Art Detail | Ilham Gallery
Untitled (Malaysians - The Shell Commission)
Untitled (Malaysians - The Shell Commission)

In 1963, Shell Malaysia Ltd. decided to publish a special book entitled ‘MALAYSIANS’, to mark the formation of Malaysia. Hoessein Enas was commissioned to do a series of paintings in oil, watercolour and pastel, some 52 in all, illustrating the peoples of Malaysia. It was a commission that took him seven months to complete. The series features a cross-section of Malaysian society, from individuals expressing the multicultural ethos of the country to figures representing modern institutions of the state such as the police force. This selection of preparatory sketches recovers the importance of the commission in the history of Malaysian art. Collectively, they mirror the ambitions and hopes of a new and inclusive nation.

Pencil on paper
35 x 25 cm
Credit Line:
Collection of ILHAM Foundation
© Hoessein Enas
About Hoessein Enas

Hoessein Enas (1924 - 1995) came to Malaya from Indonesia in 1947. His artistic stature as a portrait painter in the academic realist style grew in prominence following Malaya’s independence in 1957 and the formation of Malaysia in 1963, a country he came to identify as home. In 1956, he was the founding member of Angkatan Pelukis Semenanjung which was an important force in the development of artistic activity in the country around Independence. In 1963, Shell Ltd. commissioned him to travel throughout the country to produce a series of drawings and paintings to commemorate the formation of Malaysia. In 1990, Hoessein Enas was conferred ‘Royal Portrait Painter’ status by HRH The Sultan of Selangor.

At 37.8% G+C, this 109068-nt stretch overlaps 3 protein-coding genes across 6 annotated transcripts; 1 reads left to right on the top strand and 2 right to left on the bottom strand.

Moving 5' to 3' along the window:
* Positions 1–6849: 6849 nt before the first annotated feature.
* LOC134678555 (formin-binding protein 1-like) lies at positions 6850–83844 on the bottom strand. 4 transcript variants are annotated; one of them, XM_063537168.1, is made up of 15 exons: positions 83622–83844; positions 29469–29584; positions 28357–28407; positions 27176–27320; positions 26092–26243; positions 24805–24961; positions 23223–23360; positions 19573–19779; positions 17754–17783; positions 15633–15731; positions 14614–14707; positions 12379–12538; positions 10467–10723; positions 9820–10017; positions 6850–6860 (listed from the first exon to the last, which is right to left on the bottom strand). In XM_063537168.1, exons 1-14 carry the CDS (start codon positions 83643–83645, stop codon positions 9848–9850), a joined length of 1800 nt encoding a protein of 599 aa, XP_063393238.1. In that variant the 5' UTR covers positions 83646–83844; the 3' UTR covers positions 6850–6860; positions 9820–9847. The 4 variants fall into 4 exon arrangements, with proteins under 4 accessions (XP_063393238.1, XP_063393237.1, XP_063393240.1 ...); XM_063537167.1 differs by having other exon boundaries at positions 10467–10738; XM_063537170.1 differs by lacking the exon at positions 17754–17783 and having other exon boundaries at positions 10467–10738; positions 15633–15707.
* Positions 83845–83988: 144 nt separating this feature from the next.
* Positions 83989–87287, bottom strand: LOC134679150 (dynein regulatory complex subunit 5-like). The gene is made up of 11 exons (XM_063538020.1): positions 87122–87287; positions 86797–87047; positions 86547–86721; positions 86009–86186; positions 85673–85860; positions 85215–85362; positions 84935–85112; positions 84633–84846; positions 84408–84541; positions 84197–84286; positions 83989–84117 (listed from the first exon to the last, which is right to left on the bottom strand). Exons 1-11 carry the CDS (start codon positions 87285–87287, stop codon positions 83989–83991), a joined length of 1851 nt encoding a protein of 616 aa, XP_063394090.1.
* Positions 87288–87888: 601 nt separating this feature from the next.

Learning Section
  • The text tells us that this was part of a commission for the Shell Company in 1963 called Malaysians. The artist tried to document the people of Malaysia as a way of celebrating the founding of the nation. The series was commissioned in 1963. How has Malaysia changed in the last 60 years? How have Malaysians changed? What has stayed the same? Who would you paint today to represent the changes that occurred to Malaysia since its foundation?

  • Is this drawing finished? Do you think the artist intended it to be exhibited in a gallery? What was his purpose in making the drawing? Should galleries exhibit artist's preparatory work or should they only exhibit finished pieces?